One night after focusing exclusively on songs, Phish came out on the 30th and threw down the gauntlet with 40-plus minutes of the darkest, most abstract, menacing music they have played in this era. Starting with a long-form “Down With Disease” and featuring a centerpiece “Carini” that immediately vaulted into the upper echelon of all-time jams, the meat of last night’s second set was some of the most patient, potent and exploratory improvisation we have heard from the band in ages. Methodically sculpting mind-expanding soundscapes, the guys showcased larger-than-life music ripped from my wildest fantasies. Stellar versions of “Slave” and “Harry Hood” resolved a second set that sent everybody to the exits with overwhelming satisfaction having bore witness the musical sorcery we quest for night after night.
After experiencing the colossal sequence of “Disease” > “Twenty Years Later” > “Carini,” one had the innate knowledge that something special had happened in Madison Square Garden. The band had delved deeply into the dark side of the universe they have rarely visited in this era, and done it with overwhelming success. The musical Siths showcased spellbinding control of the room while taking their audience on a thrilling ride through supernatural netherworlds. When all was said and done, and the band moved into “Number Line,” it was as if they had released the crowd from an eerie hypnosis, bringing us back to the reality that we were attending a paid concert on earth rather than an alien ritual on the fringes on the galaxy. Such is the almighty power of the Phish.
When “Disease” led off the second set, everyone knew a musical journey was in store, but nobody could have predicted just how far out the band would travel. Exiting song structure into a minimalist and melodic exchange, the guys’ poise was immediately evident, and as when they migrated into a slow and murky groove, their intent to push musical boundaries became abundantly clear. As the band smoothly moved into the occult, Trey guided them with an uncompressed tone and ferocious intent, bringing the music into an eerie milieu in which it would stay for quite some time. As they progressed from one section of the jam to the next, the music only became deeper and more expansive, finally pushing into a space-laden realm when one might have guessed they were winding down. Phish crafted complex, layered textures that enhanced the music’s mystical feel, and as they took a turn for the home stretch, Mike’s laser-like, envelope filtered leads brought the jam into a sinful groove, evoking the feeling of an extraterrestrial death march. Dripping into “Twenty Years Later,” Phish landed on a song that congruently fit the sinister vibe of the moment, and when they soon revved up “Carini,” things wouldn’t get any lighter.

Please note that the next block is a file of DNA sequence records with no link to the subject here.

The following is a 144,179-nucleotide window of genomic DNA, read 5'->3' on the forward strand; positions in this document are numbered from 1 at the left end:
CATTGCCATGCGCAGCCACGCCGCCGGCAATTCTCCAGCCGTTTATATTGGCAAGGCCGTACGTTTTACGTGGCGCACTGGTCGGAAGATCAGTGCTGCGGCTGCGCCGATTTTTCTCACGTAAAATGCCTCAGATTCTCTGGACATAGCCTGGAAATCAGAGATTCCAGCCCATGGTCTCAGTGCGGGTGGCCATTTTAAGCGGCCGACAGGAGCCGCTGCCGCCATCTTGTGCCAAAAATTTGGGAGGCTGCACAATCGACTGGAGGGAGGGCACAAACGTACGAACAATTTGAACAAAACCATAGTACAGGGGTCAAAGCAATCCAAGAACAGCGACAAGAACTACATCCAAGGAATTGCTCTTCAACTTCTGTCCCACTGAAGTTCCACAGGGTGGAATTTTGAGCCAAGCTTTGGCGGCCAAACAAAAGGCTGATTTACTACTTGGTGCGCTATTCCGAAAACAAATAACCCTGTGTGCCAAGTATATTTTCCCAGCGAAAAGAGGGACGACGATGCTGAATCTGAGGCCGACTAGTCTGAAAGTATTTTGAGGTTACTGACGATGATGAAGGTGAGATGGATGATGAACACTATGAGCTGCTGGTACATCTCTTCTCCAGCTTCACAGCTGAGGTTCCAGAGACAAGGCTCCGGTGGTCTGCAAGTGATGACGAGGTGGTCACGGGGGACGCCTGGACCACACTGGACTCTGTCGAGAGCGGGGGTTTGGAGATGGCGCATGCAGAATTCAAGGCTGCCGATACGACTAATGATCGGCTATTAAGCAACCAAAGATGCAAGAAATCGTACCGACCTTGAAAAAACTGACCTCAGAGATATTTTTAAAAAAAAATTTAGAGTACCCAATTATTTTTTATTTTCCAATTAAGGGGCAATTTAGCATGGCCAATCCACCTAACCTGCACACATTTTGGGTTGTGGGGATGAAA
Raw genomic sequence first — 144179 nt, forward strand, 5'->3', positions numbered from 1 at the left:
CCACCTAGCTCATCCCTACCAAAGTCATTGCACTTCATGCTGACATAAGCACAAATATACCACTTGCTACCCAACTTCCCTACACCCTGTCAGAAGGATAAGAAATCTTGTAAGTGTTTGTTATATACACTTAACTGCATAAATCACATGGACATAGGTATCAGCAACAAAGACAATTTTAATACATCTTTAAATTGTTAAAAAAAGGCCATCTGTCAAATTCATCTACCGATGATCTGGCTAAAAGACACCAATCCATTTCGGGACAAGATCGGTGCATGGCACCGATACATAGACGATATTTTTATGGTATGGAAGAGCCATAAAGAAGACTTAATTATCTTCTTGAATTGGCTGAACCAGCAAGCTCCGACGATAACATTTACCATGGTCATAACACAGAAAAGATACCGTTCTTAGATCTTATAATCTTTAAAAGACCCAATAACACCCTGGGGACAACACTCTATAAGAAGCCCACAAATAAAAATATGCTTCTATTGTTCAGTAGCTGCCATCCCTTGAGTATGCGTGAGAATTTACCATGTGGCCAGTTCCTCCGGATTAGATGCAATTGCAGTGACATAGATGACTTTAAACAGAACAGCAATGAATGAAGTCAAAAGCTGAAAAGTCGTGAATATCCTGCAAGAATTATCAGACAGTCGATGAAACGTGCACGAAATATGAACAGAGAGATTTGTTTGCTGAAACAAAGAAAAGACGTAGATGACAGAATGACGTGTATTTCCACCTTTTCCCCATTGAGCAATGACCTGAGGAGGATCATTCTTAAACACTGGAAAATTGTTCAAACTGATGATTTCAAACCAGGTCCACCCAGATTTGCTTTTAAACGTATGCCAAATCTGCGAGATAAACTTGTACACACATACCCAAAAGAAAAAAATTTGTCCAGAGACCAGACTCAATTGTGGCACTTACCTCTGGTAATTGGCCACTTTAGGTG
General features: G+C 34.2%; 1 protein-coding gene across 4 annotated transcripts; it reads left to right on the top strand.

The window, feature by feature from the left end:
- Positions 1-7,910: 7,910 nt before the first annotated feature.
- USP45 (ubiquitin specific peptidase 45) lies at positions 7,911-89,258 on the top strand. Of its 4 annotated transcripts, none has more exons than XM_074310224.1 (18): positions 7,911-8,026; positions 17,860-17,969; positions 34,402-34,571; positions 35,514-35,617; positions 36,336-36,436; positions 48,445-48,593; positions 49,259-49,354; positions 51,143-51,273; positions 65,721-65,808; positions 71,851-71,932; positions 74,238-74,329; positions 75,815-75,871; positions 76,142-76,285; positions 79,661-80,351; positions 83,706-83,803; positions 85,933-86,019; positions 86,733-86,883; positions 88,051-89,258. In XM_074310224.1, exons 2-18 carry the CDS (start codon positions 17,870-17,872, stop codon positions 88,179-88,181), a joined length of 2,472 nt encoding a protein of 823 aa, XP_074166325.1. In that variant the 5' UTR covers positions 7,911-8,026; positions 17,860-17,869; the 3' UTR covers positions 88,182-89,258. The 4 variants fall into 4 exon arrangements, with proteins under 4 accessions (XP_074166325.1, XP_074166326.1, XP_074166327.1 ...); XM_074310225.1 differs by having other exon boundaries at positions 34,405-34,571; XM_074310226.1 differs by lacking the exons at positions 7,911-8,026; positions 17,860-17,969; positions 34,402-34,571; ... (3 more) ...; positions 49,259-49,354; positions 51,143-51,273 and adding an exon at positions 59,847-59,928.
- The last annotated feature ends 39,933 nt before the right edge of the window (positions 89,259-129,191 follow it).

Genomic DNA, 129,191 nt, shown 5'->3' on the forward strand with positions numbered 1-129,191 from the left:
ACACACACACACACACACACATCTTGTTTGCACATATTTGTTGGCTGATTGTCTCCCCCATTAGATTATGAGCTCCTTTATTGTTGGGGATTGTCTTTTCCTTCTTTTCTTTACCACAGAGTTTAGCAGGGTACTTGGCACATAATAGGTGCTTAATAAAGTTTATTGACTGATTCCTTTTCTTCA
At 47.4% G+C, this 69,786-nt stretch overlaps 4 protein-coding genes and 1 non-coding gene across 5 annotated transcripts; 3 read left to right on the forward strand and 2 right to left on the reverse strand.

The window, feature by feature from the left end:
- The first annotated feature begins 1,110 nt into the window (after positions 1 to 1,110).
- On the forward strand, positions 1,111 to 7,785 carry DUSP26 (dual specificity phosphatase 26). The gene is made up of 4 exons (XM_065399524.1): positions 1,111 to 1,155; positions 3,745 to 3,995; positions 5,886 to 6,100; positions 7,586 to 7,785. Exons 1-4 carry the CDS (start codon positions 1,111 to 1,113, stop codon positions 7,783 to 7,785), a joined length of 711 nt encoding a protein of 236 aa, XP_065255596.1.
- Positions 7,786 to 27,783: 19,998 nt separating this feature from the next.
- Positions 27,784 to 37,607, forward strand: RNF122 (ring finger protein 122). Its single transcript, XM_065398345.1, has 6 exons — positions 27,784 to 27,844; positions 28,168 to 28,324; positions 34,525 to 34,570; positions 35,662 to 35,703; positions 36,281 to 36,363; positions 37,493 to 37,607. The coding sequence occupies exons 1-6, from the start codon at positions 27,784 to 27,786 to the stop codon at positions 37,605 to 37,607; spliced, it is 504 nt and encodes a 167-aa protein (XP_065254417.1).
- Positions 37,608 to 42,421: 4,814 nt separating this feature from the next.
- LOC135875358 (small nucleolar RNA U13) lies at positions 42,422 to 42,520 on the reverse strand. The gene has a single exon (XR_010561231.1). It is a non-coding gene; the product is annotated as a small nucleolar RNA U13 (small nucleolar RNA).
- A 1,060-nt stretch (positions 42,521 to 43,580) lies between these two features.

What happened next was nothing short of transcendent perfection. Words cannot approximate the staggering soundscapes that Phish birthed from “Carini” last night. On the 15-year anniversary of its US debut in the same building, the band produced a jam fans will be listening to for eternity. Descending from a ferociously imposing groove into music so eccentric, abstract, and eerily profound that it would floor the most psychedelic juggernauts in the history of improvisational music, Phish exhibited pure creation on the richest, darkest, and most abstract level. This jam was something else all together, fusing sounds that spanned the tribal to the futuristic—a pioneering vision of the scope of the human psyche. Any attempt at a more comprehensive description of this music would do no service, as it could not come within light years of its cutting-edge innovation. Just grab some headphones and bask in the sound, because this was the absolute business.
Following their Odyssean three-song voyage that comprised most of the second set, Phish passed through a couple of rocking selections in “Number Line” and “Julius” to ground the audience before closing things out with one of the most passionate versions of “Slave to the Traffic Light” we have heard in recent years. Filled with elegant guitar licks of glory, this uplifting piece served as divine deliverance from mysterious lands far, far away.
Though this set certainly earned the band a token encore, instead, they came out and played one of the best versions of “Harry Hood” we have heard in this era. Lively and dynamic, Trey led the band through a rendition of their seminal classic that popped from note one and peaked with a purpose—the way “Hood” is meant to be played. The level of communication on display throughout the night spilled right over to the encore as the band backed up the set closing “Slave” with the most exquisite exclamation point in their catalog. A “Show of Life” denouement closed the books on one of the finest nights of Phish in 2012, and as the band bowed and looked out at the audience, who returned their gaze with admiration and awe, they saw that it was good. It was very, very good.
1st set notes: A tight, well-played first set featured a quality song selection, boasting some semi-rarities in “Ya Mar,” “Horn,” and “My Friend, My Friend,” as well as a bustout of “Ride Captain Ride.” But regardless of what happened in the first set, the story of the show unfolded after intermission.
I: Runaway Jim, Cities, Divided Sky, Back on the Train, Ride Captain Ride, Ocelot, Ya Mar, Horn, My Friend, My Friend > Run Like an Antelope
II: Down with Disease > Twenty Years Later > Carini > Backwards Down the Number Line, Julius, Slave to the Traffic Light
E: Harry Hood > Show of Life